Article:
This asparagus risotto is easy and creamy and made with asparagus, Parmesan, shallots, garlic, butter, white wine, and Italian Arborio rice. A lovely spring riff on a traditional Italian classic in less than an hour.
This asparagus risotto is an easy spring riff on risotto that still manages to maintain all the rich, indulgent, creamy goodness of the Italian classic. Creamy rice is juxtaposed with spears of tender asparagus and flecks of fresh mint. Yum. Originally published April 14, 2017.–Angie Zoobkoff
- Quick Glance
- 40 M
- 40 M
- Serves 4 to 6
- 10 1/2 ounces asparagus (about 30 thin spears)
- 2 tablespoons olive oil, plus more for drizzling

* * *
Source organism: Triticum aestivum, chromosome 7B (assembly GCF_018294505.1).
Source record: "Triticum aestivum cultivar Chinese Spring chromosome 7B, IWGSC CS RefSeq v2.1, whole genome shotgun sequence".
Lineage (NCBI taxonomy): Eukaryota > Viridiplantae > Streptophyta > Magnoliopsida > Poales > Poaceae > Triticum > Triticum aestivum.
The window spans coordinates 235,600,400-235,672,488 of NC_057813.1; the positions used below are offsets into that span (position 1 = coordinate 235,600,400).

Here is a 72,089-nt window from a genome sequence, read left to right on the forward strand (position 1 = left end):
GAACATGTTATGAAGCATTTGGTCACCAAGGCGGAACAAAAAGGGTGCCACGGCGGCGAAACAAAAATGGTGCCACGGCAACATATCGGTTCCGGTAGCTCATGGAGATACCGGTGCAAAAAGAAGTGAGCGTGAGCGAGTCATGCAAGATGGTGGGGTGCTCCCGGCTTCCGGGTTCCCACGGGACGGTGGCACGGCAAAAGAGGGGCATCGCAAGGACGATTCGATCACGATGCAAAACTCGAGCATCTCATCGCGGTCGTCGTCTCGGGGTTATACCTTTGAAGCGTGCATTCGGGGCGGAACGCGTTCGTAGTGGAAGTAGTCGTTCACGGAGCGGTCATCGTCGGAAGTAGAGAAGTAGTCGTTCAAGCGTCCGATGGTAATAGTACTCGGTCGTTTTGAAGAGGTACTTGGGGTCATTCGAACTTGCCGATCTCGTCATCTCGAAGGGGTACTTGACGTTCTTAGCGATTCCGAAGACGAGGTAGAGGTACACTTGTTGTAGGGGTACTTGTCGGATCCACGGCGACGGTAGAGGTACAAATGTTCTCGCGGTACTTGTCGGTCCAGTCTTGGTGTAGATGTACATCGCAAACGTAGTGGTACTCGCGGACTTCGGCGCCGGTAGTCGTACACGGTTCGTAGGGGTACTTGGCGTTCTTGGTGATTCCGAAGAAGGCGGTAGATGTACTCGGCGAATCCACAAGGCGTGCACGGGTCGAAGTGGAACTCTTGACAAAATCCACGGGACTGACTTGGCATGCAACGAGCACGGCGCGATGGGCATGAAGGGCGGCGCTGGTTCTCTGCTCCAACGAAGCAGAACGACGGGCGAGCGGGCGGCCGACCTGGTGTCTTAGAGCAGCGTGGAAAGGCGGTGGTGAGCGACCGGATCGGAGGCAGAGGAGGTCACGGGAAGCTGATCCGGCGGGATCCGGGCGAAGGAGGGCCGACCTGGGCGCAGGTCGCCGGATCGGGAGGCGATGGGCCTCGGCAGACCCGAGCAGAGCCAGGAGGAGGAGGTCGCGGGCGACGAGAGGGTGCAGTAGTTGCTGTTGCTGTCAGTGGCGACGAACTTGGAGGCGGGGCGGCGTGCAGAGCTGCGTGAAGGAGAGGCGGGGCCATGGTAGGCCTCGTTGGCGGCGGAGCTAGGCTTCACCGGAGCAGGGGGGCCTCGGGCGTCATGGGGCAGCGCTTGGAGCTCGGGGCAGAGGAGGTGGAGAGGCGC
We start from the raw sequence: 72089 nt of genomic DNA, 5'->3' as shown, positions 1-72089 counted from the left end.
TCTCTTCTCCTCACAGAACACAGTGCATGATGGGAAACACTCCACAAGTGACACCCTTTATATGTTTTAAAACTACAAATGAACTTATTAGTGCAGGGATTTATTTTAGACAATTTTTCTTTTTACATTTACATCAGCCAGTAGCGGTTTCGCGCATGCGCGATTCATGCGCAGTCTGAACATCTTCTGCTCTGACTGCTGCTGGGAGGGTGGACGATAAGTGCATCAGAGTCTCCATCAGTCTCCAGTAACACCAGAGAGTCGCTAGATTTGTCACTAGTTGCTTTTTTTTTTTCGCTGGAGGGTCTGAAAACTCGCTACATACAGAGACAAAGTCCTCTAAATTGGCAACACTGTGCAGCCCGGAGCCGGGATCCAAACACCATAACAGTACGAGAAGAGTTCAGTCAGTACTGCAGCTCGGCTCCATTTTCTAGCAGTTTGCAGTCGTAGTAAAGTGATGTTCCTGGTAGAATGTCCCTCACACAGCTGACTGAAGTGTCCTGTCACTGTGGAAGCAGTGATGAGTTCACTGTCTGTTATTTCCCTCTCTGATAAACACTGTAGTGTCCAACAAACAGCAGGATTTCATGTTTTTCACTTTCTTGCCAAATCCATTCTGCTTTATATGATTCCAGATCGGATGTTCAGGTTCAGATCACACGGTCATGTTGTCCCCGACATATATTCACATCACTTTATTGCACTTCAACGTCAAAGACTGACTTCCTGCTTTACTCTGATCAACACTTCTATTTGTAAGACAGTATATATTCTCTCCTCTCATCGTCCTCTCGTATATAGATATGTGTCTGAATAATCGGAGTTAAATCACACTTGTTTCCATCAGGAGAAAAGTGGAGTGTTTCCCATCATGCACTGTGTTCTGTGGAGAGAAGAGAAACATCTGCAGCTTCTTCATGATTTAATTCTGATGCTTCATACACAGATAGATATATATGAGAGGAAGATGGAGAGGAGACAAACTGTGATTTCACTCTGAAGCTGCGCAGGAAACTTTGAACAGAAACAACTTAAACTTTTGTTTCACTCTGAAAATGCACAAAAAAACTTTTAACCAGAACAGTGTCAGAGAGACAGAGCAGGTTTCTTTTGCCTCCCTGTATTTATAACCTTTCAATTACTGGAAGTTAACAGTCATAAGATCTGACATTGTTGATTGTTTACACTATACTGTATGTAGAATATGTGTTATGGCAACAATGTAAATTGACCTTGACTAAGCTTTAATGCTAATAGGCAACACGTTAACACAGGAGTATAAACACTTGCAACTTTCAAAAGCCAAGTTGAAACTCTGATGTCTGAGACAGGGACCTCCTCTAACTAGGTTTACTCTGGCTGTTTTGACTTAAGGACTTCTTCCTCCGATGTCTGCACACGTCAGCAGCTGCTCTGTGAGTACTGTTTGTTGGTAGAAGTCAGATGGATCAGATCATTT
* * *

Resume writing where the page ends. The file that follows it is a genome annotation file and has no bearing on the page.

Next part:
- 1 tablespoon unsalted butter (1/2 oz)
- 2 small shallots, finely chopped
- 9 ounces risotto rice (about 1 1/4 cups), such as Arborio
- 1/2 cup white wine, such as sauvignon blanc
- 2 garlic cloves, minced
- 3 to 4 cups store-bought or homemade chicken stock or vegetable stock
- 1 ounce Parmesan cheese (about 1/2 cup), grated
- Small handful fresh mint leaves, finely chopped
- Sea salt
- Freshly ground black pepper
- 1. Snap the woody ends off the asparagus and toss them in the compost. Slice the asparagus spears on the diagonal into 1/2-inch (1-cm) lengths.
- 2. In a large, wide saucepan or Dutch oven over medium heat, warm the oil and butter. Add the shallots and rice and cook, stirring constantly, until the shallots are softened and the rice is just beginning to color, 4 to 6 minutes. Pour in the wine, add the garlic, reduce the heat to medium-low, and gently cook until the wine is fully absorbed, 2 to 3 minutes.
- 3. Meanwhile, warm the stock in a small saucepan over medium-high heat.